Important steps in the prevention of harassment and abuse include the development, implementation and communication of athlete-safeguarding policies and procedures.
However, to truly maximise the effectiveness of such policies, which means to have a lasting and positive impact on athlete welfare, there are other barriers that should be considered and addressed.
These include, but are not limited to:
- Fear of reporting;
- Lack of understanding of what constitutes harassment and abuse;
- Assumptions that the responsibilities related to athlete safeguarding apply to someone else;
- Aspects of sports culture, which research suggests may facilitate harassment and abuse; and
- Mistrust of the reporting procedure.
All the above may be addressed through educational programmes and materials for all those involved in sport.
The IOC has developed several educational tools related to athlete safeguarding, which are free and accessible for all athletes and entourage members.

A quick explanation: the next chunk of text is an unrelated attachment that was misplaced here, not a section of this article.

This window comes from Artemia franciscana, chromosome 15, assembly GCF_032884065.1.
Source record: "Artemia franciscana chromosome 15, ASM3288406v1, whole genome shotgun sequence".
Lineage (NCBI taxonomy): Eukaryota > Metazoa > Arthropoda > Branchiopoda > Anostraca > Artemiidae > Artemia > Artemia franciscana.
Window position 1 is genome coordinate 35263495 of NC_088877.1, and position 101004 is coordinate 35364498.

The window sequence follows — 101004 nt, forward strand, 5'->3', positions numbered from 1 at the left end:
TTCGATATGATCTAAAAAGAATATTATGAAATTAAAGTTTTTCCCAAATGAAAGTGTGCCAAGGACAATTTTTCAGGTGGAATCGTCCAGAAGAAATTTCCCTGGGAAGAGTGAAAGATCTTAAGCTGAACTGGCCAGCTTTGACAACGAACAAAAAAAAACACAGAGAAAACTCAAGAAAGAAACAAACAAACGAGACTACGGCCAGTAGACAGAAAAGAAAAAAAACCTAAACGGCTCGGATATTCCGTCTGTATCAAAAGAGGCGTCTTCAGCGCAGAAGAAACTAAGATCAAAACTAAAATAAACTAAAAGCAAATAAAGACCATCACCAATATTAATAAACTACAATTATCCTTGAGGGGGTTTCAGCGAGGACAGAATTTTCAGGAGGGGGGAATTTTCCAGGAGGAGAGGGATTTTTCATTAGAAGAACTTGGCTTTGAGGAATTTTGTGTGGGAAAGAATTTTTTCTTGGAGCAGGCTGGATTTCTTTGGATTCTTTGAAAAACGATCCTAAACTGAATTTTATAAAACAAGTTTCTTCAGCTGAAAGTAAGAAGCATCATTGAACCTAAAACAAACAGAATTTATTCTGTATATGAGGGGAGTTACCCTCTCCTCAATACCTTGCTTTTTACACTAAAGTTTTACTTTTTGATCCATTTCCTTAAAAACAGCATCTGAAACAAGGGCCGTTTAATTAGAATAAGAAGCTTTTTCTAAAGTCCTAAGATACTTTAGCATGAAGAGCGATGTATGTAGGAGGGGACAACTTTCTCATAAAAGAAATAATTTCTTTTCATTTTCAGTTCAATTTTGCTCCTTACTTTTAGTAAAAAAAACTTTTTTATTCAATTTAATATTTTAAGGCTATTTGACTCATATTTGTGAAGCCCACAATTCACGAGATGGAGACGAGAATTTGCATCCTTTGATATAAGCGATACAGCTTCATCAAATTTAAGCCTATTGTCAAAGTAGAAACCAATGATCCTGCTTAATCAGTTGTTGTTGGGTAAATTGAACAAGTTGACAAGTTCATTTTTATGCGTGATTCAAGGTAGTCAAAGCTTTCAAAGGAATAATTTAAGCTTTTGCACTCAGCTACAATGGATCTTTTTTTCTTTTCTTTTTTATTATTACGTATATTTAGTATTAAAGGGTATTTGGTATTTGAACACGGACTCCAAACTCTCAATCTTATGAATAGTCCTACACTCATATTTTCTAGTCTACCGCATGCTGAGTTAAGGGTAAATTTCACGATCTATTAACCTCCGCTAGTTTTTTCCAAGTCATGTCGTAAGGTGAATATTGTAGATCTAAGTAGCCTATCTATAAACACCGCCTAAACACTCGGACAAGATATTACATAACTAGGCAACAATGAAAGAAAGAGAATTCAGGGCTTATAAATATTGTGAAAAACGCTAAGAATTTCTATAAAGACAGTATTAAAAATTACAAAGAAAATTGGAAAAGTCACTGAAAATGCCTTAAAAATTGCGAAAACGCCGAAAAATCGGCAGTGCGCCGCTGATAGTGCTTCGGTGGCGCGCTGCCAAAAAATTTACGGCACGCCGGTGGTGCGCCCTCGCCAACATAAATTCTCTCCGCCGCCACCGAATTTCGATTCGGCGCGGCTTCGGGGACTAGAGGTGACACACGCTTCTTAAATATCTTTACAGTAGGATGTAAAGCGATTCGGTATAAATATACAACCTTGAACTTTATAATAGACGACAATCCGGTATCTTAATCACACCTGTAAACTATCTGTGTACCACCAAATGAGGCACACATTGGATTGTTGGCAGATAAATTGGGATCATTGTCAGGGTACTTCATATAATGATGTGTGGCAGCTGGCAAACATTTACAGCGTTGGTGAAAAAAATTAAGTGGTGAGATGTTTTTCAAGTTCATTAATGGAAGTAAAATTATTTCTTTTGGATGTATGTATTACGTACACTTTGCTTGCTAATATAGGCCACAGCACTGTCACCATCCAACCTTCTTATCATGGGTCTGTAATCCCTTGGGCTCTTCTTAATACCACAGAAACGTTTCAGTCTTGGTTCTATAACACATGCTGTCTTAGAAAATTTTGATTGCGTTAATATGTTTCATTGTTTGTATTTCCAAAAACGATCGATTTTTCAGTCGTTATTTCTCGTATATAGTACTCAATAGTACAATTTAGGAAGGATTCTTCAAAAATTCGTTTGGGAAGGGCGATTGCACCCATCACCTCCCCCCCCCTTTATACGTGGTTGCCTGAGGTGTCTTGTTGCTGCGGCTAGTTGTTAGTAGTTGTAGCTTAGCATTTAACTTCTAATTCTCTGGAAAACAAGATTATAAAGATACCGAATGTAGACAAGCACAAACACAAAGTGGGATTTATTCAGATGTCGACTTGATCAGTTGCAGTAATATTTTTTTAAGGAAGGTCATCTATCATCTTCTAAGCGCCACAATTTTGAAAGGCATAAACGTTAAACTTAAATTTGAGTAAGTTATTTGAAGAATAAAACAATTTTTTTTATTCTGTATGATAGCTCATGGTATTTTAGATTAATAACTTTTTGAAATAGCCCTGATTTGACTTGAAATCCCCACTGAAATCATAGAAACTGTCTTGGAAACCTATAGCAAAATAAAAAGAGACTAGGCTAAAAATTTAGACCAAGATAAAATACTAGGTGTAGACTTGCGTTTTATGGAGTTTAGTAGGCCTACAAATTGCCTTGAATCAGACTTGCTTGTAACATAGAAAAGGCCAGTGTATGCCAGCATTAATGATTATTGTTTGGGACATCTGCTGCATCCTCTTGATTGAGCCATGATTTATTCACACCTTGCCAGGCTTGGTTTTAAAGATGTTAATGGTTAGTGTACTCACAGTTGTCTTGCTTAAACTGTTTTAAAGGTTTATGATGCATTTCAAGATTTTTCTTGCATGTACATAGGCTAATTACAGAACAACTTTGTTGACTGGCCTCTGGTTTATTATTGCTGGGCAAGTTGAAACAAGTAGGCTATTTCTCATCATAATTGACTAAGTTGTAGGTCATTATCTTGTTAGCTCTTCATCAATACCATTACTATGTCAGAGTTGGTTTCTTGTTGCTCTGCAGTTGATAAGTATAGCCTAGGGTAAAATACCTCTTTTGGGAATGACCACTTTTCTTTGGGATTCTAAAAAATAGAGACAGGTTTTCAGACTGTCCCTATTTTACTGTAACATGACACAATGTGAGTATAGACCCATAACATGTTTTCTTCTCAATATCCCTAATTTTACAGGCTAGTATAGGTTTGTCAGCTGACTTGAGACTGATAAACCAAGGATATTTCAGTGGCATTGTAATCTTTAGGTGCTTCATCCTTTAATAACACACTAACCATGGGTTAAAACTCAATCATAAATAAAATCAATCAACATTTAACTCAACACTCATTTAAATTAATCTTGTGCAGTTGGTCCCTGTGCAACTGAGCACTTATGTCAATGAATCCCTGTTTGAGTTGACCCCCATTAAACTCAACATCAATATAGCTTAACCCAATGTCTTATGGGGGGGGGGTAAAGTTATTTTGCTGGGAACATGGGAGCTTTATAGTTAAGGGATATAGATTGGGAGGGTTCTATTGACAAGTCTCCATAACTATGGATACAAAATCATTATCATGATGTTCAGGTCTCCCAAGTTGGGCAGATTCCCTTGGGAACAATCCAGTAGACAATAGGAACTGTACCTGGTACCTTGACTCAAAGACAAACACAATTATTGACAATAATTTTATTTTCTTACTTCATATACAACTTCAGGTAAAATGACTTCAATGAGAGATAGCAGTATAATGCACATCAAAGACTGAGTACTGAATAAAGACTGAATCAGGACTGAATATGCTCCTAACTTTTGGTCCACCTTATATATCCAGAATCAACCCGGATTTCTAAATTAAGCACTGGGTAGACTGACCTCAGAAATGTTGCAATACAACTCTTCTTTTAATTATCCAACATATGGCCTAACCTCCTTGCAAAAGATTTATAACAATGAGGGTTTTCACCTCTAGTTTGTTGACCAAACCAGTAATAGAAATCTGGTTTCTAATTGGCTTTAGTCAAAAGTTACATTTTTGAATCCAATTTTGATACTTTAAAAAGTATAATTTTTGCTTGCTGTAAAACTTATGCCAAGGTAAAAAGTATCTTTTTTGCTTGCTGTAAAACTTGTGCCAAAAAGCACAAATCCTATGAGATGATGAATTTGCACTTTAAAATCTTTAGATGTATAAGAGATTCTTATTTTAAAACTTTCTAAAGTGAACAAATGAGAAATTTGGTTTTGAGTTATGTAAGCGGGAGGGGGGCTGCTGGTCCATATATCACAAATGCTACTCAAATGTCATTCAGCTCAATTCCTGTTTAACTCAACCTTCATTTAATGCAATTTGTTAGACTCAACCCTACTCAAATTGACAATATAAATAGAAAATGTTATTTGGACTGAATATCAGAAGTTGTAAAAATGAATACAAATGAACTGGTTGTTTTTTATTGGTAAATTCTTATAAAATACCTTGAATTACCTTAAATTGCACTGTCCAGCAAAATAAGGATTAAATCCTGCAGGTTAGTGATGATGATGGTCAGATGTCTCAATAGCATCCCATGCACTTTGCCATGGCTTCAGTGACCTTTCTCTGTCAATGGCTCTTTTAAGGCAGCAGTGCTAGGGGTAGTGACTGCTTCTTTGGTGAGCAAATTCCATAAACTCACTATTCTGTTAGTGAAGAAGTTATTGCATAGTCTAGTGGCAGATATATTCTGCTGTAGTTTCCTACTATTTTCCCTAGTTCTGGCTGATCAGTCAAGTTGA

These four key IOC tools are:
ATHLETE LEARNING GATEWAY:
FEMALE ATHLETE HEALTH TOOL:
SEXUAL HARASSMENT AND ABUSE IN SPORT:
DRAW THE LINE:
The IOC has produced two consensus statements related to the prevention of harassment and abuse in sport. The IOC Consensus Statements were developed in collaboration with subject matter experts and researchers.
Consensus Statement 2007
Consensus Statement 2016
Awareness - Raising
The IOC has developed various educational videos and media tools to raise awareness about the prevention of harassment and abuse in sport which are available to share.
Please contact firstname.lastname@example.org for further information.
Below is an animation that was used during the 2018 Youth Olympic Games in Buenos Aires with the objective of raising awareness about the different forms of harassment and abuse. The video is fully animated to ensure that it is useful for multiple languages.